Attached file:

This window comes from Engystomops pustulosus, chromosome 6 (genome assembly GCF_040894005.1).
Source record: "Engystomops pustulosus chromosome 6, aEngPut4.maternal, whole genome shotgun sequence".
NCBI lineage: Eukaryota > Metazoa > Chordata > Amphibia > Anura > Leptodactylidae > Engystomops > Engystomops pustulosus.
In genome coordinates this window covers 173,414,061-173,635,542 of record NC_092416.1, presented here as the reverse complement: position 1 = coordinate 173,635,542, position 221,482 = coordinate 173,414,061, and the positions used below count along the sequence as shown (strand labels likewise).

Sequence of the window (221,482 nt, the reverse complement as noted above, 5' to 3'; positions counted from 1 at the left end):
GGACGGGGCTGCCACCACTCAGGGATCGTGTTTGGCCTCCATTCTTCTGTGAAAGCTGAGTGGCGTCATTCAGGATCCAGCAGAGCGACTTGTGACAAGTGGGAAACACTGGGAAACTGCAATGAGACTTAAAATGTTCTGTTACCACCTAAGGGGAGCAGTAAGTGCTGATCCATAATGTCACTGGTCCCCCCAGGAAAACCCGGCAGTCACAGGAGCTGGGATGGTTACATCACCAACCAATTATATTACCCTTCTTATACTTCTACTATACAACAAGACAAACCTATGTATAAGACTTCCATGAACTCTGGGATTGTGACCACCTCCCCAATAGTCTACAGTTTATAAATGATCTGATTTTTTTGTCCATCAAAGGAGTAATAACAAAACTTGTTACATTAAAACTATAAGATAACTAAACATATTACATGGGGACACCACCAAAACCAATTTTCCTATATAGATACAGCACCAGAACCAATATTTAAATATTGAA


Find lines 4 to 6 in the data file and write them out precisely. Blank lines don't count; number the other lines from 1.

In genome coordinates this window covers 173,414,061-173,635,542 of record NC_092416.1, presented here as the reverse complement: position 1 = coordinate 173,635,542, position 221,482 = coordinate 173,414,061, and the positions used below count along the sequence as shown (strand labels likewise).

Sequence of the window (221,482 nt, the reverse complement as noted above, 5' to 3'; positions counted from 1 at the left end):
GGACGGGGCTGCCACCACTCAGGGATCGTGTTTGGCCTCCATTCTTCTGTGAAAGCTGAGTGGCGTCATTCAGGATCCAGCAGAGCGACTTGTGACAAGTGGGAAACACTGGGAAACTGCAATGAGACTTAAAATGTTCTGTTACCACCTAAGGGGAGCAGTAAGTGCTGATCCATAATGTCACTGGTCCCCCCAGGAAAACCCGGCAGTCACAGGAGCTGGGATGGTTACATCACCAACCAATTATATTACCCTTCTTATACTTCTACTATACAACAAGACAAACCTATGTATAAGACTTCCATGAACTCTGGGATTGTGACCACCTCCCCAATAGTCTACAGTTTATAAATGATCTGATTTTTTTGTCCATCAAAGGAGTAATAACAAAACTTGTTACATTAAAACTATAAGATAACTAAACATATTACATGGGGACACCACCAAAACCAATTTTCCTATATAGATACAGCACCAGAACCAATATTTAAATATTGAA